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A look at the A380plus winglets (Photo: Airbus)

Hi Fly Becomes First Second-Hand A380 Operator

Hi Fly has received the first second-hand Airbus A380, inaugurating a new era for the aircraft, as it had never been operated by a second company after the first leasing contract has ended. The announcement gives the A380 a new hope, as it comes weeks after German company Dr. Peters said it would strip two A380s for parts after failing to find an airline willing to keep them flying.

“it is a very proud moment for Hi Fly. The Airbus A380 is the largest and most advanced airliner flying today and certainly the aircraft of choice for the most discerning air travelers. This acquisition has been part of our company’s plans for a while. We are extremely happy to welcome the first A380 to our fleet,” said Paulo Mirpuri, president and CEO of Hi Fly.

The aircraft will have a basic configuration of 471 seats in a three-class layout: 12 First, 311 Economy in the lower level, and 60 Business and 88 Economy seats in the upper deck, although they can be configured in high density to carry up to 868 passengers.

Hi Fly’s A380 will be equipped with state-of-the-art technology and truly luxurious cabin interiors, according to the company. Each seat will have its own in-seat IFE system, provided by Panasonic CX2 Entertainment Suite.

The first of the two aircraft that Hi Fly will receive, with registration 9H-MIP and the serial number 6, was the second A380 delivered to Singapore Airlines just over 10 years ago. The first A380s to enter service had severe overweight and wiring problems, so it is extremely difficult for lessors to find new operators, as the cost for adaptation is worth tens of millions.

Hi Fly is a Portuguese company that specializes in the leasing of aircraft under the wet-lease format (aircraft, crew and insurance included) both for charter flights and to cover extra capacity needs at traditional carriers. The operation model has proven to be extremely profitable these days, after the turmoil created by the Boeing 787’s Trent 1000 engine issues.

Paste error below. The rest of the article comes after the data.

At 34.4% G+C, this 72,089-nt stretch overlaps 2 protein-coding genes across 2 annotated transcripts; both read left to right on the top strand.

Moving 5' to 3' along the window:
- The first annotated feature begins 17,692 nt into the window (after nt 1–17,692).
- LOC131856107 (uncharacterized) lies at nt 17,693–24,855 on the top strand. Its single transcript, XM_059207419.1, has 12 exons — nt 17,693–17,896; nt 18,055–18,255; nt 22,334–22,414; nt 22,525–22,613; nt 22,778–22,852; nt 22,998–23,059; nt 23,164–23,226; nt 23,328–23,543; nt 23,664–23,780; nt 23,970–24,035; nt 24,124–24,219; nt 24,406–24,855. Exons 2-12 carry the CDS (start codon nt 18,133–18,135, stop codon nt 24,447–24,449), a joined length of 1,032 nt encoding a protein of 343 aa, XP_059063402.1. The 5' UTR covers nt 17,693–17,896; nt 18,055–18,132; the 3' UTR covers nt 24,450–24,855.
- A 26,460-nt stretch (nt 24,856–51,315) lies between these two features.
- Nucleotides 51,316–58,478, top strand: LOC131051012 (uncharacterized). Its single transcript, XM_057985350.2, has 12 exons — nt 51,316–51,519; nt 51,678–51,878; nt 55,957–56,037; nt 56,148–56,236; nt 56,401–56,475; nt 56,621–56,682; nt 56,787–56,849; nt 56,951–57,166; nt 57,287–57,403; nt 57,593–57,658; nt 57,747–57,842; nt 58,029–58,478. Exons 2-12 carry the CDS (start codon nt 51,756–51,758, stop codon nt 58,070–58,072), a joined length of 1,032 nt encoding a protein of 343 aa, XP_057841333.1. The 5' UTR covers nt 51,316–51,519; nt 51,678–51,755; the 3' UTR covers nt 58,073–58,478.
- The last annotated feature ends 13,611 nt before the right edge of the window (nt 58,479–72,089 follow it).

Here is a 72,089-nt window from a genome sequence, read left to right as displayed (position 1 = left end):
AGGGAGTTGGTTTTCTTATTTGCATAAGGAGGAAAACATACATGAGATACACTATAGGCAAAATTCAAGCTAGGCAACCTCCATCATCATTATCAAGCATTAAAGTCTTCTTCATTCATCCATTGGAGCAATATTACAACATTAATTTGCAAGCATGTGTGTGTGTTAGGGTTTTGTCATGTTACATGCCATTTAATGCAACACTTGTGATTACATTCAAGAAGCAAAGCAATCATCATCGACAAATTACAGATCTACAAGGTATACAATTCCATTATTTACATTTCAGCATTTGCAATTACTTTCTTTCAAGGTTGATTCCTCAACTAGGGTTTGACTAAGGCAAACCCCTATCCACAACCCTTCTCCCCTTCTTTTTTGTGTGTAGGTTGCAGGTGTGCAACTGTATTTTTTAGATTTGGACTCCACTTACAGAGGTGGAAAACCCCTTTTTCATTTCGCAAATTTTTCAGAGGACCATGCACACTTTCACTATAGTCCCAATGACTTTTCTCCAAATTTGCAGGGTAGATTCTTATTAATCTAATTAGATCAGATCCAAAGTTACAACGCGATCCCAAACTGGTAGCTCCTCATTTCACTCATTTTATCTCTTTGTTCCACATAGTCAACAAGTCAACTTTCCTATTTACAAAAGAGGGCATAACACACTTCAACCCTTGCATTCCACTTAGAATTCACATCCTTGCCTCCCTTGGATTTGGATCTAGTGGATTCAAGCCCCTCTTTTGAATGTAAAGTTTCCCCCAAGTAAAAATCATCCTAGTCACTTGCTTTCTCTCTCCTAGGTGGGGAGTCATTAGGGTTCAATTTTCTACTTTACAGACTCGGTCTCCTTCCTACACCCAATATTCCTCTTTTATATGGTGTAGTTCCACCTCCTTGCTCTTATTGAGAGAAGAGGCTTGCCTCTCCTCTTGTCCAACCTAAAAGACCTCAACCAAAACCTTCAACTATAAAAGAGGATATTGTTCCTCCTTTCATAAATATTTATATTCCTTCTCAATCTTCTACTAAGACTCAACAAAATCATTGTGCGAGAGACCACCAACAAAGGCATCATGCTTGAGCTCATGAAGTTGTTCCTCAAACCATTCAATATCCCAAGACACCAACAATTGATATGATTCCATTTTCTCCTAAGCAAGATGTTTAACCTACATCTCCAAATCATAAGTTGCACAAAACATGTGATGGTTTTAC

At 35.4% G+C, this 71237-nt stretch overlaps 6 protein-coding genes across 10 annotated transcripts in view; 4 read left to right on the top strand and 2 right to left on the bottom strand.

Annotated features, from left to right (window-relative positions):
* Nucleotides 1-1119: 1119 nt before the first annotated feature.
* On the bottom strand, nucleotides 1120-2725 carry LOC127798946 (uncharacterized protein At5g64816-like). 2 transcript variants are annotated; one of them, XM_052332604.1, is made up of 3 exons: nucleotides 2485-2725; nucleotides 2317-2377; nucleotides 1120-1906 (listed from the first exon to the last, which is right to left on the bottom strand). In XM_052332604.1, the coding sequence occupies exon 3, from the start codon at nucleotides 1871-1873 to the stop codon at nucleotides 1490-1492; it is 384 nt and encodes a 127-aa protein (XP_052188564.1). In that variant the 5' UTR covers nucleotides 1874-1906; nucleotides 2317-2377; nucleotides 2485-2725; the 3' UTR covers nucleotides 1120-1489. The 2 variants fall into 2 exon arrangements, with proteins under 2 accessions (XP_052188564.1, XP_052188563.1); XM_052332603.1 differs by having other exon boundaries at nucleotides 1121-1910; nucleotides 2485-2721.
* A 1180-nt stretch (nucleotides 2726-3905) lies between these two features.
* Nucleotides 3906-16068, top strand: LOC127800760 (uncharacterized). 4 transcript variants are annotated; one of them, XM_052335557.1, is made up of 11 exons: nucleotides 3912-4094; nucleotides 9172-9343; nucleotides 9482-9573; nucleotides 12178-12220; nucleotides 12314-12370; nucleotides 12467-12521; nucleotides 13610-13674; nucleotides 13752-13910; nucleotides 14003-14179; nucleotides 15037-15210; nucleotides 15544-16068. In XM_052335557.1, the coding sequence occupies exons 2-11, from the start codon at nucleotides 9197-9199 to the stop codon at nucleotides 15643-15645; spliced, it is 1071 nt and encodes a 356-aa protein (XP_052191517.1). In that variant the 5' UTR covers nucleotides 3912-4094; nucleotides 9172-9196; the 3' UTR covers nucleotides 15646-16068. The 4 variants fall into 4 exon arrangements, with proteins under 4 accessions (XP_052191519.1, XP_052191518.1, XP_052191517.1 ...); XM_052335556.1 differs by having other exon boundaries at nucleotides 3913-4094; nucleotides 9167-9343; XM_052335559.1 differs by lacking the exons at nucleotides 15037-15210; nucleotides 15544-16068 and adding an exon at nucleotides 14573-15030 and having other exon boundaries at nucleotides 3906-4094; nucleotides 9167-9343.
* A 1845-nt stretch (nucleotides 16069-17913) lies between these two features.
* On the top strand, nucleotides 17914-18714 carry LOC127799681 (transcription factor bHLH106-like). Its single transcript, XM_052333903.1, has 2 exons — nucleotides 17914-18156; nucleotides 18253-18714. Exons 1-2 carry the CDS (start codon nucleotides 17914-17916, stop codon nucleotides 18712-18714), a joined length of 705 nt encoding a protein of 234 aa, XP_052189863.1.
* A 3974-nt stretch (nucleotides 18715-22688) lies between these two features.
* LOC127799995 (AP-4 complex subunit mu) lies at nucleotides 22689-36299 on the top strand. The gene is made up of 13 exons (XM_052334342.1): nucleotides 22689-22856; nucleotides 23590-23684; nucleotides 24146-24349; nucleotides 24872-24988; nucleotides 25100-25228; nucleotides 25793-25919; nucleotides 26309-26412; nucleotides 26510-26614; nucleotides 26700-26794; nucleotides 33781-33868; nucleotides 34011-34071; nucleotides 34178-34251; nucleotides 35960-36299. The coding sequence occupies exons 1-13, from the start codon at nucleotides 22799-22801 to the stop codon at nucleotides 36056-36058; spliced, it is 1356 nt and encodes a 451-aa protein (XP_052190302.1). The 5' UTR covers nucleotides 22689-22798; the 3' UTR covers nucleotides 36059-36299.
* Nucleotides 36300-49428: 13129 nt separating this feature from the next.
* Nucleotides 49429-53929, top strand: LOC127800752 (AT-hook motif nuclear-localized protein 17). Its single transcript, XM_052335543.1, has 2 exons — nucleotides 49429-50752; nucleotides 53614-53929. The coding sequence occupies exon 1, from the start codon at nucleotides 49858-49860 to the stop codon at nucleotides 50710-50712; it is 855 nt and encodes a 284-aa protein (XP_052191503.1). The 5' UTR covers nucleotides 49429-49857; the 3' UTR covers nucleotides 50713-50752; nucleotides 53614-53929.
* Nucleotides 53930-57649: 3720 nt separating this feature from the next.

Its current fleet (both under its Portuguese operator certificate and the one issued by Malta), includes an A321, three A330-200, an A330-300, eight A340-300 and two A340-500 aircraft.

According to Airbus, as of March 31, 2018 there were 223 Airbus A380 jets in service and 13 operators. Amongst the operators, Emirates is, by far, the largest with 102 aircraft in service. Singapore Airlines follows with 19 units in service, followed by Lufthansa with 14; British Airways and Qantas Airways both operate 12; Air France, Etihad Airways and Korean Air all have 10; Qatar Airways has nine.

The three Asian operators: Malaysia Airlines, Thai Airways International, and Asiana Airlines have six; and China Southern Airlines has five. Hi Fly is joining this exclusive club in a moment of uncertainty as oil prices are increasing and the aircraft’s large capacity is a challenge for any company.


  • Pablo Diaz

    Since a little kid, Pablo set his passions in order: aviation, soccer, and everything else. He has traveled to various destinations throughout South America, Asia, and Europe. Technology and systems expert, occasional spotter, not-so-dynamic midfielder, blogger, husband, father of three cats; he believes that Latin America's aviation industry past, present, and future offer a lot of stories to be told.

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